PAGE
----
Additional factors to consider:

  • Tank size: A minimum of 20 gallons is recommended for attempting to house bettas and mollies together. Larger tanks provide more space for both species to establish their territories and reduce the risk of aggression.
  • Tankmates: Avoid keeping other aggressive fish with bettas and mollies, as this can further increase the risk of conflict.
  • Plants and hiding places: Providing ample hiding places and live plants can help both species feel more secure and reduce stress.
  • Monitoring: Closely monitor your tank for any signs of aggression or stress. If you notice any issues, it’s best to separate the fish immediately.

Overall, keeping bettas and mollies together is not recommended for beginners. It requires careful planning, a large tank, and close monitoring to be successful. If you’re set on having both species, consider researching and implementing advanced tank setups to maximize their chances of peaceful coexistence.

Are Male Betta and Molly tank mates?

Male Betta fish and Molly fish can be kept together in the same tank, but there are specific considerations to keep in mind.

Male Bettas are territorial and can be aggressive towards other fish, especially those with long fins or bright colors, which could trigger their instinct to fight.

However, Molly fish are known to be peaceful and can, therefore, cohabitate with Betta fish if the tank is large enough and has plenty of hiding spots and plants to break the line of sight.

Additionally, it is recommended to introduce the Betta and Molly at the same time to avoid the Betta claiming the tank as its territory before the Molly is added. With proper tank conditions and adequate space, Male Betta and Molly fish can make good tank mates, enhancing the visual appeal and dynamic of the tank while minimizing potential conflicts.

As with any tank mates, it is essential to monitor their behavior and make adjustments as necessary to ensure a harmonious coexistence. 

What kind of fish can Betta live with?

Bettas, despite their reputation for aggression, can actually live longer with some tank mates! However, it’s essential to choose carefully, as the wrong tank mate could end up with a fin-nipped or, worse, Betta. Here are some excellent options to consider:

Peaceful fish:

  • Shrimp: Ghost shrimp, cherry shrimp, and amano shrimp are all good choices. They’re small, quick, and stay near the bottom of the tank, out of the Betta’s way.
  • Snails: Mystery snails and nerite snails are excellent algae eaters and scavengers. They’re too slow to be exciting prey for most bettas.
  • Catfish: Corydoras catfish are peaceful bottom feeders that come in a variety of colors. They’re too small to be a threat to your Betta and will help keep the tank clean.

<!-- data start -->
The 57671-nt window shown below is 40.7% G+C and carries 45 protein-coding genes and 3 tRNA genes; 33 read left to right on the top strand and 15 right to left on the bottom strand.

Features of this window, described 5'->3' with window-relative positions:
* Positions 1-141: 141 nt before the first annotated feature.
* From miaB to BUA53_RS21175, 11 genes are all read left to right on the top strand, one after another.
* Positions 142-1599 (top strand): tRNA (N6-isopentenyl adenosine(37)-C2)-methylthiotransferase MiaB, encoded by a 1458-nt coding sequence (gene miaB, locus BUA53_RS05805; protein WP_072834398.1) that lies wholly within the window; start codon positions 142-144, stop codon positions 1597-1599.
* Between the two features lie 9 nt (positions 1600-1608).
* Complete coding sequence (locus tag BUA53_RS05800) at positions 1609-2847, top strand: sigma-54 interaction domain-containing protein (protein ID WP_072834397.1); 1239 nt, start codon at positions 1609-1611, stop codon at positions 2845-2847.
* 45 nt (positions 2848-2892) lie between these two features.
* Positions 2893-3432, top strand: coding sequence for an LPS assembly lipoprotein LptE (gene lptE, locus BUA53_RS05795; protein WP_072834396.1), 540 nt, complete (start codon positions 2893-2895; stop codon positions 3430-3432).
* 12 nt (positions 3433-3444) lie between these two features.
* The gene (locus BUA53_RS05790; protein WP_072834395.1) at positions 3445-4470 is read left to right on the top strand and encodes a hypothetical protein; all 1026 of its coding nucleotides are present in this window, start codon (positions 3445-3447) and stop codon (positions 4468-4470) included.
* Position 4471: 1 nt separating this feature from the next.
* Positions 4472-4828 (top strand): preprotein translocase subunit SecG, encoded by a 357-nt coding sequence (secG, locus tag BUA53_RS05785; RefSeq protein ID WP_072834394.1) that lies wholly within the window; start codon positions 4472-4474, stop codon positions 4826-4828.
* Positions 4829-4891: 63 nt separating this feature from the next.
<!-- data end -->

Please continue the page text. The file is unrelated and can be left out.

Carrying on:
• Tetras: Neon tetras, ember tetras, and harlequin rasboras are all peaceful schooling fish that can add a splash of color to your tank. Just make sure the tank is large enough for both the Tetras and the Betta to have their territories.

Fish to avoid:

  • Other male bettas: Bettas are territorial and will fight to the death if housed together.
  • Fish with long fins: Bettas may see long fins as an invitation to attack.
  • Aggressive fish: Fish like cichlids and gouramis can bully your Betta.
  • Large fish: Fish that are much bigger than your Betta may see it as prey.

With careful planning, you can create a thriving community tank with your Betta as the star. Just remember to do your research and choose tank mates that are compatible with your Betta’s temperament and needs.

What fish live best with mollies?

Mollies are peaceful and social fish that can thrive in a community tank with a variety of other species. They are best kept with other peaceful and similar-sized fish that can tolerate the same water conditions. Good tank mates for mollies include other livebearers such as guppies, platies, and swordtails.

These fish all prefer similar water parameters and have a peaceful demeanor, making them compatible companions for mollies. Additionally, mollies can also be kept with peaceful freshwater species such as tetras, danios, and Corydoras catfish.

It’s important to avoid aggressive or fin-nipping species, as well as fish that require vastly different water conditions. Providing mollies with suitable tank mates will ensure a harmonious and thriving community tank, allowing the mollies to display their natural behavior and interactions with other fish.

Overall, choosing peaceful and compatible tank mates will help create a healthy and balanced aquatic environment for mollies.

Can I put Molly fish with Betta?

While possible, mixing Mollies and Bettas is risky. Bettas can be aggressive, especially towards Molly males’ vibrant fins. Consider a larger tank with plenty of hiding spaces and peaceful tank mates like neon tetras instead.

Are mollies prolific breeders?